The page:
So why did Laos turn from hydropower to coal amidst apparent global demand for clean energy and higher demand from energy exporting?

Witoon Permpongsachareon is the Director of Mekong Energy and Ecology Network. The NGO has worked on environmental issues in the Mekong region for more than 20 years. He sees the demand for hydropower growing for Laoselectricity exports.

“In November 2021, the Thai government agreed to purchase electricity from another three hydropower projects Nam Ngum 3, Pak Baeng, and Pak Lai. So to me there's no reason for more coal.”

Courtney Weatherby, a research analyst and Deputy Director for Energy, Water, and Sustainability, Southeast Asia at the Stimson Center sees this demand for power as a potential threat.

“The drought that we have seen in recent years is becoming more severe and more frequent and we have seen so many droughts over the last two decades which have had an impact on not only agriculture, rice production, or water availability. But there’s also an impact on hydropower especially during the dry season,” explains Weatherby.

“The water level and the reservoir will drop when hydropower dams operate to produce electricity. In drought years sometimes there really is not enough water available and the reservoir cannot produce the electricity as planned.”

Since 2000, there has been a clear seasonal pattern of water release and restriction detected at Chiang Saen. The recorded flow was on average higher than naturally expected in the dry months of December to May whereas the recorded flow was lower than expected during the wetter months of June to November.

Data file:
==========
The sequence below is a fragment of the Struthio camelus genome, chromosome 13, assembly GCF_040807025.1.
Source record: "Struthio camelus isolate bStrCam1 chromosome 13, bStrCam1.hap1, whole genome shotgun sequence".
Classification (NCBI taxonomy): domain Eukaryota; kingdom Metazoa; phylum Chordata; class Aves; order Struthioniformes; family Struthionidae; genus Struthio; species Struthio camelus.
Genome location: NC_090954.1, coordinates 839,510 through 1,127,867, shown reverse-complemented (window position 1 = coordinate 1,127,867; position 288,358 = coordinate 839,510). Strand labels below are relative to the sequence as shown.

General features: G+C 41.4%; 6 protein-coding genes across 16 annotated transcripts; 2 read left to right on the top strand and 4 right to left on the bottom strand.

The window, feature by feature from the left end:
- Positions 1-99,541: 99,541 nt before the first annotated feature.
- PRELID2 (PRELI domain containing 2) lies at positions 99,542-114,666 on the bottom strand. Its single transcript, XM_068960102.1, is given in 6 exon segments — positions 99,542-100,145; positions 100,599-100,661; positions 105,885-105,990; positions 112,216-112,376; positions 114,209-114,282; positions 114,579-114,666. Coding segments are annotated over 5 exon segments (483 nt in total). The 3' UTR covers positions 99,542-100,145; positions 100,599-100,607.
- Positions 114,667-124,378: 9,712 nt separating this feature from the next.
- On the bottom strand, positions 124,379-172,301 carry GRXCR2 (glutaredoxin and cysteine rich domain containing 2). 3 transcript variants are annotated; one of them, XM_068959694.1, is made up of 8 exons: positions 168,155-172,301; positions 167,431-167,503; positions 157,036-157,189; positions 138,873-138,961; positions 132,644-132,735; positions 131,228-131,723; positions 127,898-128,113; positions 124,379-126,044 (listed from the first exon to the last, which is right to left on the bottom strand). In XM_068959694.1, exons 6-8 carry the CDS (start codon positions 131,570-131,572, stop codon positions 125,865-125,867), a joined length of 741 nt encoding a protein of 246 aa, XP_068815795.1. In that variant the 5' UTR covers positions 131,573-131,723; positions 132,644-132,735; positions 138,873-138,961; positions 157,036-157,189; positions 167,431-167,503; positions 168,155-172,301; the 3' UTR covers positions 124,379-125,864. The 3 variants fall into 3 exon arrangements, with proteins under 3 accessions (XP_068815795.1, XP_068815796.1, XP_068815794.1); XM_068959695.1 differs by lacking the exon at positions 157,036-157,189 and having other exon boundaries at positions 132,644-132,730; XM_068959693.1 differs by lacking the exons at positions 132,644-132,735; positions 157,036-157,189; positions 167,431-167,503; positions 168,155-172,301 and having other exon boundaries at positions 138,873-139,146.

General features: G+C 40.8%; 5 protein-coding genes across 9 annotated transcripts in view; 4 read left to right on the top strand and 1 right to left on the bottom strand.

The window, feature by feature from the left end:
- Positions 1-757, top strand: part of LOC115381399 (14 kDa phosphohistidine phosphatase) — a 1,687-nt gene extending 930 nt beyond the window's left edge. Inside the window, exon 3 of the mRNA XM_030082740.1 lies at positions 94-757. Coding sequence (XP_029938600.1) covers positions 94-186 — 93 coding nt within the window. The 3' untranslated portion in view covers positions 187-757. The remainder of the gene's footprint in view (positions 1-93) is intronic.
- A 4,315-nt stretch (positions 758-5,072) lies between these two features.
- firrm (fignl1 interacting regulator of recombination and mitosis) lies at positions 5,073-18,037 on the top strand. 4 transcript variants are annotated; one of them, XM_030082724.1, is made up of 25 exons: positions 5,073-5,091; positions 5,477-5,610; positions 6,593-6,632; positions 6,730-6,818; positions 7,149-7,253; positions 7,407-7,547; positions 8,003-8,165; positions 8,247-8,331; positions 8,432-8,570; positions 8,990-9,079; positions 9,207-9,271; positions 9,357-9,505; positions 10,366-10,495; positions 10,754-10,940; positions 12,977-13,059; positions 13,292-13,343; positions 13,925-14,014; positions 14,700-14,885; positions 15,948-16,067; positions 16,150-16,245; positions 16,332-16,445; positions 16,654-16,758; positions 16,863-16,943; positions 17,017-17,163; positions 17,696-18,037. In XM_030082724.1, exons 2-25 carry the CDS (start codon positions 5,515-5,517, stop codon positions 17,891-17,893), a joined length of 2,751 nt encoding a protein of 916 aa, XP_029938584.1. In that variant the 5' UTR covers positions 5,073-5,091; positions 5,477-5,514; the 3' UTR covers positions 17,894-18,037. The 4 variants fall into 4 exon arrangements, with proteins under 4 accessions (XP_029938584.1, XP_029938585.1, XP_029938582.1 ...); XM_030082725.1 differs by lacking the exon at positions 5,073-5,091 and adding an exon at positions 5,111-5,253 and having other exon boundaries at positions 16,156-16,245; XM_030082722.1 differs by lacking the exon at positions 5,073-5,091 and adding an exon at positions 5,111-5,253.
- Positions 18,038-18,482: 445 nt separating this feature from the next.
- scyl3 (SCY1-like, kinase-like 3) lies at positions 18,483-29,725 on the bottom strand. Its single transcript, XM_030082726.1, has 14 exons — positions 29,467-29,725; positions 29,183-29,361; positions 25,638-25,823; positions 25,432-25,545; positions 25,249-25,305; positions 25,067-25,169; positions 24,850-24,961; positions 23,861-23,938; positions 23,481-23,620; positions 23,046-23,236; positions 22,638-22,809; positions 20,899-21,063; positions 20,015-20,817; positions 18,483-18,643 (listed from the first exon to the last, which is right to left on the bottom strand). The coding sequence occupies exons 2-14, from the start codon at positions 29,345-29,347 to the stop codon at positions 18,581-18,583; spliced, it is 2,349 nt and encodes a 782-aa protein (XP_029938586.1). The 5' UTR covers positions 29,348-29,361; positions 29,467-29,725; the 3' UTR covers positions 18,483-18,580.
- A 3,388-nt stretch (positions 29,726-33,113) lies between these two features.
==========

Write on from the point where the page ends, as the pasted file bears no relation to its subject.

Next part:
The current decade is experiencing wider swings between flow surplus and deficit. In the previous decade, the flow at Chiang Saen swelled to one and a half times that of naturally expected flow at its highest point and shrunk by a third at its lowest point. In the current decade, Chiang Saen's flow at its highest point was double that of naturally expected flow while Chiang Saen at its lowest point shrunk by more than half.

Further downstream in Vientiane, 10 out of 12 months on average have been experiencing flow deficits every year since 2000.

In the long term, Laos may simply be trying to stabilize its energy market, but investment in carbon comes with its own perhaps even higher, risks.

The environmental and health costs of coal power

Unlike in Thailand, where environmental and health regulations have stymied coal investment, Laos’ carbon footprint is skyrocketing. Hongsa Coal Power Plant has an electricity production capacity close to 2000 MW — a quarter of what Laos's hydropower dams can currently produce. Each year Hongsa burns almost 15 million tons of lignite, sending CO2 into the air equivalent to almost five million passenger cars driven non-stop for a year.

Most of the electricity produced by Hongsa has been exported to Thailand. The immediate environmental and health impacts are born by the people of Laos.

Radio Free Asia reported in June 2021 — six years after Hongsa started spinning its turbines — that two villages with close to 200 families were affected by construction of the third phase of the plant. The plant and authorities agreed to pay 1,200 kip (US $0.12) per square meter of farmland and 2,000 kip (US $0.20) per square meter for constructed facilities. According to residents, the compensation was half of what their property was worth.